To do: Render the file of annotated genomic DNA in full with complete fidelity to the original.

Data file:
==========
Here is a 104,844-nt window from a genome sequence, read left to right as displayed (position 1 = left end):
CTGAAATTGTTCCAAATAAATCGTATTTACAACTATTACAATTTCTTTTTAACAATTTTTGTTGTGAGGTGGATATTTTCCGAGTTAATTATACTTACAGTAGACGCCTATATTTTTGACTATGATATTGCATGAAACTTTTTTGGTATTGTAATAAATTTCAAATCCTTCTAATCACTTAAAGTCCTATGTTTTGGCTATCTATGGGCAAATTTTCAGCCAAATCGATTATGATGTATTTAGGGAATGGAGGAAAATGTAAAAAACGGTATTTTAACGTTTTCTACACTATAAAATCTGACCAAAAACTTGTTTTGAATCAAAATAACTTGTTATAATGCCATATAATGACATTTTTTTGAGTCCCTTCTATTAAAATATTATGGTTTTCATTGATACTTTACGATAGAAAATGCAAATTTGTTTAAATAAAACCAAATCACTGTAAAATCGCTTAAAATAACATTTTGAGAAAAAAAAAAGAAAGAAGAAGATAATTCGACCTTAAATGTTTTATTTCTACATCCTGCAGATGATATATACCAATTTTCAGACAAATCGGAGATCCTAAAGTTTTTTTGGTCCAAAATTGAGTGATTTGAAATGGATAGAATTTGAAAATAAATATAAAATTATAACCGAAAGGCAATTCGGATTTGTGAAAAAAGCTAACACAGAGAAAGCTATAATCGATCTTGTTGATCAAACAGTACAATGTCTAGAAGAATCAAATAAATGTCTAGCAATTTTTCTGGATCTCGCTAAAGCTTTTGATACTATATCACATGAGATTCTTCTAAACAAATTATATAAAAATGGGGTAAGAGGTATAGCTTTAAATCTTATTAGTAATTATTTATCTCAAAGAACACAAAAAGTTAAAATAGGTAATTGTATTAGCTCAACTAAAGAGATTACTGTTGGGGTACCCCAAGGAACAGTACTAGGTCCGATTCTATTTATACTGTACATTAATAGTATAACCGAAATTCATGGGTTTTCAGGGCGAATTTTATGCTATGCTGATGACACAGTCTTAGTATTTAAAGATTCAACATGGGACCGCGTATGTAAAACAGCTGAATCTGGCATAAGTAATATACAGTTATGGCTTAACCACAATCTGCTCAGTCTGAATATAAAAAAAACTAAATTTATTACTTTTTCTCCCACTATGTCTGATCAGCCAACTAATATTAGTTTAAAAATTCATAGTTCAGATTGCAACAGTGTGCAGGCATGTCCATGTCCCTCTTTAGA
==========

Here is a 104,844-nt window from a genome sequence, read left to right as displayed (position 1 = left end):
CTGAAATTGTTCCAAATAAATCGTATTTACAACTATTACAATTTCTTTTTAACAATTTTTGTTGTGAGGTGGATATTTTCCGAGTTAATTATACTTACAGTAGACGCCTATATTTTTGACTATGATATTGCATGAAACTTTTTTGGTATTGTAATAAATTTCAAATCCTTCTAATCACTTAAAGTCCTATGTTTTGGCTATCTATGGGCAAATTTTCAGCCAAATCGATTATGATGTATTTAGGGAATGGAGGAAAATGTAAAAAACGGTATTTTAACGTTTTCTACACTATAAAATCTGACCAAAAACTTGTTTTGAATCAAAATAACTTGTTATAATGCCATATAATGACATTTTTTTGAGTCCCTTCTATTAAAATATTATGGTTTTCATTGATACTTTACGATAGAAAATGCAAATTTGTTTAAATAAAACCAAATCACTGTAAAATCGCTTAAAATAACATTTTGAGAAAAAAAAAAGAAAGAAGAAGATAATTCGACCTTAAATGTTTTATTTCTACATCCTGCAGATGATATATACCAATTTTCAGACAAATCGGAGATCCTAAAGTTTTTTTGGTCCAAAATTGAGTGATTTGAAATGGATAGAATTTGAAAATAAATATAAAATTATAACCGAAAGGCAATTCGGATTTGTGAAAAAAGCTAACACAGAGAAAGCTATAATCGATCTTGTTGATCAAACAGTACAATGTCTAGAAGAATCAAATAAATGTCTAGCAATTTTTCTGGATCTCGCTAAAGCTTTTGATACTATATCACATGAGATTCTTCTAAACAAATTATATAAAAATGGGGTAAGAGGTATAGCTTTAAATCTTATTAGTAATTATTTATCTCAAAGAACACAAAAAGTTAAAATAGGTAATTGTATTAGCTCAACTAAAGAGATTACTGTTGGGGTACCCCAAGGAACAGTACTAGGTCCGATTCTATTTATACTGTACATTAATAGTATAACCGAAATTCATGGGTTTTCAGGGCGAATTTTATGCTATGCTGATGACACAGTCTTAGTATTTAAAGATTCAACATGGGACCGCGTATGTAAAACAGCTGAATCTGGCATAAGTAATATACAGTTATGGCTTAACCACAATCTGCTCAGTCTGAATATAAAAAAAACTAAATTTATTACTTTTTCTCCCACTATGTCTGATCAGCCAACTAATATTAGTTTAAAAATTCATAGTTCAGATTGCAACAGTGTGCAGGCATGTCCATGTCCCTCTTTAGA